Weaves together a history of the architecture, interior design, politics, and sociology of the office, from its rise in the countinghouses of the 19th century to the co-working spaces of the present. Made me want to re-watch Mad Men, this time to appreciate all the historical detail in the architecture and furniture that I missed before.
Out of the many things I learned from this book, three surprised me the most:
- Human Resources as a discipline was invented by Lillian Gilbreth, the wife of the couple Cheaper by the Dozen was based on. It’s original name was Personnel Management, and it was based on the efficient workplace theories of Frederick Taylor.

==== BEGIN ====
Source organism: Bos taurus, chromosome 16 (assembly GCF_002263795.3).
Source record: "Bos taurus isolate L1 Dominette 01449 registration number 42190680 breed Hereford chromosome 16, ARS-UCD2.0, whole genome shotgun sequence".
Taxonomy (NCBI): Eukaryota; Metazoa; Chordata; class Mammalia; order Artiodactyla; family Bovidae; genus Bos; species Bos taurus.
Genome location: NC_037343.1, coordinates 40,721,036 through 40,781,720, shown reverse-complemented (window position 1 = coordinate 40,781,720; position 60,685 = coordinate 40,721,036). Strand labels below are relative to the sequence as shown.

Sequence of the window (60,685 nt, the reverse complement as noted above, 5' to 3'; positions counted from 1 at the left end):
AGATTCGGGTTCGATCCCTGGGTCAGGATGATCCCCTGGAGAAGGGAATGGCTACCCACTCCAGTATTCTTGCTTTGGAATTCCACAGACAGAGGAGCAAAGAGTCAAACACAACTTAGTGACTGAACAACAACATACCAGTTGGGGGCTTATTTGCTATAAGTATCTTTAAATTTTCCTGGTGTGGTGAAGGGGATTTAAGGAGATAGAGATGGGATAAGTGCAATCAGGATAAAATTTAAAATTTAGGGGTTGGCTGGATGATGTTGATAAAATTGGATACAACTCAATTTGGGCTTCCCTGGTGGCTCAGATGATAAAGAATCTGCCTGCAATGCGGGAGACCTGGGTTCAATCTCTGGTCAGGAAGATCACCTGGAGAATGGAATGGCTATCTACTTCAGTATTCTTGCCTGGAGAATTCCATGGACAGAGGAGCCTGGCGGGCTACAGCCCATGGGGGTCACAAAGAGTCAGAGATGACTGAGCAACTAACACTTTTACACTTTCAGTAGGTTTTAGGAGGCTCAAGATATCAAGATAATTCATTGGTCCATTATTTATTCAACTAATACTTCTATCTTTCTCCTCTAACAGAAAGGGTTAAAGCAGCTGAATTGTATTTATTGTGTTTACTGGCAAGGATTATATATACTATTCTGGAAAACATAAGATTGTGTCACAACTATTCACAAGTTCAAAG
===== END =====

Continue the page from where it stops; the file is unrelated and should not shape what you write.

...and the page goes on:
- The Larkin Building in Buffalo, NY, one of the first office buildings designed by Frank Lloyd Wright (in 1904), set all the precedents for Google’s offices a hundred years later: rec areas, open floor plans, libraries, and outdoor spaces for employee relaxation.
- The cubicle farm came out of a 1968 design that was intended by its inventor (Robert Propst) to be a more flexible, individualized, office. In seeking to make something more human than the offices of the past, he inadvertently created the inhuman office of the future.